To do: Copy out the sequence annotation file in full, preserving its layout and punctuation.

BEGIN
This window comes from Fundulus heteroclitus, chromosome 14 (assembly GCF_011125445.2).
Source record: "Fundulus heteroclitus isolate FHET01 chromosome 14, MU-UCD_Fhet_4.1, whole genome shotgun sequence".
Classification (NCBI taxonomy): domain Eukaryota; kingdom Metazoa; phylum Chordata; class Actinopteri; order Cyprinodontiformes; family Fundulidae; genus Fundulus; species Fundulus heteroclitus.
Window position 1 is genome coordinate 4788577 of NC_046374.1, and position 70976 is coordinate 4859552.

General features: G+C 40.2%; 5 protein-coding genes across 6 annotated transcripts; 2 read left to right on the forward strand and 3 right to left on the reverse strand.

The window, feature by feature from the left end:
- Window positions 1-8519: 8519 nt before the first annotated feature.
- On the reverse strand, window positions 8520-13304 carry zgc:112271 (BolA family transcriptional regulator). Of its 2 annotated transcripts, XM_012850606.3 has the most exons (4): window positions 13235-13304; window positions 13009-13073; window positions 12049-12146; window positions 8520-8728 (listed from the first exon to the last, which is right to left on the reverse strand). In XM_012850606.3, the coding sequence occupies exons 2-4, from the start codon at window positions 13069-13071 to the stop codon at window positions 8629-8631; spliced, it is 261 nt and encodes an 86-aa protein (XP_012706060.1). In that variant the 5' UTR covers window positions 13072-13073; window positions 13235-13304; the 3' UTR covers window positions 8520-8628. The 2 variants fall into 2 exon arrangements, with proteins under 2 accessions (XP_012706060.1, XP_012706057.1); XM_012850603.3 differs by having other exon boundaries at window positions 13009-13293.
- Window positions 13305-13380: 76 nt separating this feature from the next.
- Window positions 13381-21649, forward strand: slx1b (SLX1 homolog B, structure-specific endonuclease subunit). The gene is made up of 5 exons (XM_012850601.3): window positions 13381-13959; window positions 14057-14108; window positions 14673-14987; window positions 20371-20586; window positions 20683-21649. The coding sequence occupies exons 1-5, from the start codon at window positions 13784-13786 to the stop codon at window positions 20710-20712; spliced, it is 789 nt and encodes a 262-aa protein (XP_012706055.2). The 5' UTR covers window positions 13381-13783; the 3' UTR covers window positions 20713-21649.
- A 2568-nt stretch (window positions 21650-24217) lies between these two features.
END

This window comes from Fundulus heteroclitus, chromosome 14 (assembly GCF_011125445.2).
Source record: "Fundulus heteroclitus isolate FHET01 chromosome 14, MU-UCD_Fhet_4.1, whole genome shotgun sequence".
Classification (NCBI taxonomy): domain Eukaryota; kingdom Metazoa; phylum Chordata; class Actinopteri; order Cyprinodontiformes; family Fundulidae; genus Fundulus; species Fundulus heteroclitus.
Window position 1 is genome coordinate 4788577 of NC_046374.1, and position 70976 is coordinate 4859552.

General features: G+C 40.2%; 5 protein-coding genes across 6 annotated transcripts; 2 read left to right on the forward strand and 3 right to left on the reverse strand.

The window, feature by feature from the left end:
- Window positions 1-8519: 8519 nt before the first annotated feature.
- On the reverse strand, window positions 8520-13304 carry zgc:112271 (BolA family transcriptional regulator). Of its 2 annotated transcripts, XM_012850606.3 has the most exons (4): window positions 13235-13304; window positions 13009-13073; window positions 12049-12146; window positions 8520-8728 (listed from the first exon to the last, which is right to left on the reverse strand). In XM_012850606.3, the coding sequence occupies exons 2-4, from the start codon at window positions 13069-13071 to the stop codon at window positions 8629-8631; spliced, it is 261 nt and encodes an 86-aa protein (XP_012706060.1). In that variant the 5' UTR covers window positions 13072-13073; window positions 13235-13304; the 3' UTR covers window positions 8520-8628. The 2 variants fall into 2 exon arrangements, with proteins under 2 accessions (XP_012706060.1, XP_012706057.1); XM_012850603.3 differs by having other exon boundaries at window positions 13009-13293.
- Window positions 13305-13380: 76 nt separating this feature from the next.
- Window positions 13381-21649, forward strand: slx1b (SLX1 homolog B, structure-specific endonuclease subunit). The gene is made up of 5 exons (XM_012850601.3): window positions 13381-13959; window positions 14057-14108; window positions 14673-14987; window positions 20371-20586; window positions 20683-21649. The coding sequence occupies exons 1-5, from the start codon at window positions 13784-13786 to the stop codon at window positions 20710-20712; spliced, it is 789 nt and encodes a 262-aa protein (XP_012706055.2). The 5' UTR covers window positions 13381-13783; the 3' UTR covers window positions 20713-21649.
- A 2568-nt stretch (window positions 21650-24217) lies between these two features.